Spotlight on Meetings and Conventions
Top public speaking tips
If you have an event looming and you’re worried about speaking in front of an audience, working group, or camera, know this: you’re not alone!
Public speaking may be Eklosion’s line of business, but even our professional hosts get the jitters sometimes. Luckily, with a few tricks of the trade and the benefit of onstage experience, our hosts learn to manage their nerves and use that adrenaline to their advantage.
Here are four tips that will help you get ready for your next speaking engagement, whether you’ll be there to share your knowledge and ideas or moderate the event.
Great speeches aren’t made on the fly! The best speakers are the ones who practice, practice, practice. That’s what gives them the confidence to deliver a message with conviction and the ease to be spontaneous and deviate from the script.
If you’re a finalist for an award, start scribbling notes a few days before the ceremony. What
would you say if you had to give the speech right away? Once you’ve got your notes, take some time alone, picture yourself in front of the audience, and deliver the first draft of your speech. Do you like what you hear? Are you missing anything? Is it clear and concise? Can you deliver the content with conviction? Then let it settle. As the days pass, ideas will spontaneously pop into your head that you can use to flesh out and fine-tune your remarks.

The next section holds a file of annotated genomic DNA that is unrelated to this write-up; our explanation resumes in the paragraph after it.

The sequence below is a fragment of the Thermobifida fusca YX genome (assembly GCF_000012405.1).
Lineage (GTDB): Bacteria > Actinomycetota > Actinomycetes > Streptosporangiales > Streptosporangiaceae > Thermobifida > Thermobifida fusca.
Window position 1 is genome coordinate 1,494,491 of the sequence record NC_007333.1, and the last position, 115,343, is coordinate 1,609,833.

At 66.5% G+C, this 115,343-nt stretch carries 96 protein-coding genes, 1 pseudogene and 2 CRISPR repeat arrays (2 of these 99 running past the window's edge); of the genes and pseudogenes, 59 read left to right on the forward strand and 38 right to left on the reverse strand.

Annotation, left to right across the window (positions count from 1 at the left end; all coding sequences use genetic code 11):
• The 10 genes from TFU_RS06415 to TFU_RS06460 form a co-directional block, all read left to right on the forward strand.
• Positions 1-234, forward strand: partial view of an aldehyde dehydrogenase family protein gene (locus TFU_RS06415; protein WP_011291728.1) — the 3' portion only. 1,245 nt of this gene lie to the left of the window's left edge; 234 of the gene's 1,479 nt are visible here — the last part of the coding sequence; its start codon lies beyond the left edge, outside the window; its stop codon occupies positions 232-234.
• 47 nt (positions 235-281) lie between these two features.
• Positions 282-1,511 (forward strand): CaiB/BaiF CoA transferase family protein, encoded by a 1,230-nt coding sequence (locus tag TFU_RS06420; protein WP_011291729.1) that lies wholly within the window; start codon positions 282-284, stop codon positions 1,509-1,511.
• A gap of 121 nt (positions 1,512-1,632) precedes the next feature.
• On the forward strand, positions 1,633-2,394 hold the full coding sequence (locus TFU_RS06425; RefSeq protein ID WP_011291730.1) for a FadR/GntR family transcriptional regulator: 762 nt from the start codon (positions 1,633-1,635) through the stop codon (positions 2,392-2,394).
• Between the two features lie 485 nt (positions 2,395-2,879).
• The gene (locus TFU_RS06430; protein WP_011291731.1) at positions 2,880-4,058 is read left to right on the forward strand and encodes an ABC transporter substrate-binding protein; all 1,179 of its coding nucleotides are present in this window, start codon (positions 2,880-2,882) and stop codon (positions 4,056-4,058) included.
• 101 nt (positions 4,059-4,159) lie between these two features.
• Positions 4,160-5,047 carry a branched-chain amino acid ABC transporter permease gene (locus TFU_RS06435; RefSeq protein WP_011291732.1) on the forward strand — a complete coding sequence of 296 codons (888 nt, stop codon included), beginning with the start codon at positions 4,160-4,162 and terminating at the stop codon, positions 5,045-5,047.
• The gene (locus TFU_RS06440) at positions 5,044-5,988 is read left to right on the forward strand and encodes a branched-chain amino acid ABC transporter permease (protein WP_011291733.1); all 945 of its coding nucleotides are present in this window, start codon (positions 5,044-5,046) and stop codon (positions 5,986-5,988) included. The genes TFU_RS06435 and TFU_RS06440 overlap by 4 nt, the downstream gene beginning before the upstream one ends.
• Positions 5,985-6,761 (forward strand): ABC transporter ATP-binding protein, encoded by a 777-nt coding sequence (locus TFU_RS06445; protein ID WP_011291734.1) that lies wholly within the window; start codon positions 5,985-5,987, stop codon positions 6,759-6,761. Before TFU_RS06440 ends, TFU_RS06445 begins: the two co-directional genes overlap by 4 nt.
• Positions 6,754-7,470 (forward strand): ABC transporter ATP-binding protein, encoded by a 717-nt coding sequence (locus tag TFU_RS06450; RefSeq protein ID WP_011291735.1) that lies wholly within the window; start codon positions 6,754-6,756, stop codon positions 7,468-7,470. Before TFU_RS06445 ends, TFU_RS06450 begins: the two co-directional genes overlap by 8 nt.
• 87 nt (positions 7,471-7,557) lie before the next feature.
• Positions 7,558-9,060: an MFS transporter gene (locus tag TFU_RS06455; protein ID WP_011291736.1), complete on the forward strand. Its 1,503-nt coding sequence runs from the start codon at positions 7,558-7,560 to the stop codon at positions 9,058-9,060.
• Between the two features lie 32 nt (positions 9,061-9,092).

Take your time
As your breathing quickens and your nervousness spikes, chances are you’ll speak much more quickly than you intended. Your audience, in turn, may have a hard time following you and could miss the point of your speech. Just before you’re about to speak, take three deep breaths. It’ll slow your heart rate and help steady your pace.
What kind of speaker moves you and keeps you hanging on every word? The flawless orator with the impeccably crafted speech, or the storytelling type who treats the audience like a friend? Find where you fi t in between those two extremes. The goal is to be authentic to use your strengths, feelings, and knowledge to your advantage. Consider this: The more you want to share something with your audience (a reaction, a feeling, a brief story), the closer you’ll be to your authentic self. Add a little courage and confidence and you’ll have everything you need to connect with your audience and speak successfully in public!
The fear of public speaking, also known as glossophobia, is extremely common —up to 75% of people experience some degree of fear when speaking in front of an audience.
Be Clear. Be Concise.
Whatever brings you to the mic, make sure your message is clear and concise. The longer the speech, the more people you’ll lose, and the greater the chance your moment in the spotlight will end up making a poor impression. A final word: Don’t take yourself too seriously! You’ll enjoy speaking that much more and your audience will enjoy it right along with you.
This article was published in the Québec City Convention Centre's magazine, Québec Centre.